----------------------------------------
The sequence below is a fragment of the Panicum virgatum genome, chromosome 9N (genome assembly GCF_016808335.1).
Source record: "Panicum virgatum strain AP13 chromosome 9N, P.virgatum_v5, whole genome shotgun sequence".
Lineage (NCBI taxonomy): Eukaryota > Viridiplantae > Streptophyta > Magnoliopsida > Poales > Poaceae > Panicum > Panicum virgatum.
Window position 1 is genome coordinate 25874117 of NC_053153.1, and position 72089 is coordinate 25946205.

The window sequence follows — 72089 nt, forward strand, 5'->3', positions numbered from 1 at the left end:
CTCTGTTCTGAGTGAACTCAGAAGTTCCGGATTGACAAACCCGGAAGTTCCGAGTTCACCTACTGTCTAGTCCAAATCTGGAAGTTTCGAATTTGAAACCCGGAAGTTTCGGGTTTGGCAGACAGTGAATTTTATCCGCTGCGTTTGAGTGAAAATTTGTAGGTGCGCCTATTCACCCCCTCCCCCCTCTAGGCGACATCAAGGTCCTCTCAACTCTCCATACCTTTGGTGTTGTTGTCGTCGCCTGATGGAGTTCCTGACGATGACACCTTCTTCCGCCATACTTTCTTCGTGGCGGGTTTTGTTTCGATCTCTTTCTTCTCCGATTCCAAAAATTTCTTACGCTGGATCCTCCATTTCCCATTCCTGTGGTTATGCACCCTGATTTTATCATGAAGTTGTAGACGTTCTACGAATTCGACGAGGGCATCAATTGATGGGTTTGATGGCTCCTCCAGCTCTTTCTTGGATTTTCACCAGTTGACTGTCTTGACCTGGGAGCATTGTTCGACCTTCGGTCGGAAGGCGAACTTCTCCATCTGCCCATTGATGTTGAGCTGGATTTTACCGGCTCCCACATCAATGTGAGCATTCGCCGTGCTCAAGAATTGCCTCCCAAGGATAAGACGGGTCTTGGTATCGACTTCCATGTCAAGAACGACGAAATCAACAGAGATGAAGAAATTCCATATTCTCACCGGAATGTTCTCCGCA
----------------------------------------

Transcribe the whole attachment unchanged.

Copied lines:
The sequence below is a fragment of the Panicum virgatum genome, chromosome 9N (genome assembly GCF_016808335.1).
Source record: "Panicum virgatum strain AP13 chromosome 9N, P.virgatum_v5, whole genome shotgun sequence".
Lineage (NCBI taxonomy): Eukaryota > Viridiplantae > Streptophyta > Magnoliopsida > Poales > Poaceae > Panicum > Panicum virgatum.
Window position 1 is genome coordinate 25874117 of NC_053153.1, and position 72089 is coordinate 25946205.

The window sequence follows — 72089 nt, forward strand, 5'->3', positions numbered from 1 at the left end:
CTCTGTTCTGAGTGAACTCAGAAGTTCCGGATTGACAAACCCGGAAGTTCCGAGTTCACCTACTGTCTAGTCCAAATCTGGAAGTTTCGAATTTGAAACCCGGAAGTTTCGGGTTTGGCAGACAGTGAATTTTATCCGCTGCGTTTGAGTGAAAATTTGTAGGTGCGCCTATTCACCCCCTCCCCCCTCTAGGCGACATCAAGGTCCTCTCAACTCTCCATACCTTTGGTGTTGTTGTCGTCGCCTGATGGAGTTCCTGACGATGACACCTTCTTCCGCCATACTTTCTTCGTGGCGGGTTTTGTTTCGATCTCTTTCTTCTCCGATTCCAAAAATTTCTTACGCTGGATCCTCCATTTCCCATTCCTGTGGTTATGCACCCTGATTTTATCATGAAGTTGTAGACGTTCTACGAATTCGACGAGGGCATCAATTGATGGGTTTGATGGCTCCTCCAGCTCTTTCTTGGATTTTCACCAGTTGACTGTCTTGACCTGGGAGCATTGTTCGACCTTCGGTCGGAAGGCGAACTTCTCCATCTGCCCATTGATGTTGAGCTGGATTTTACCGGCTCCCACATCAATGTGAGCATTCGCCGTGCTCAAGAATTGCCTCCCAAGGATAAGACGGGTCTTGGTATCGACTTCCATGTCAAGAACGACGAAATCAACAGAGATGAAGAAATTCCATATTCTCACCGGAATGTTCTCCGCA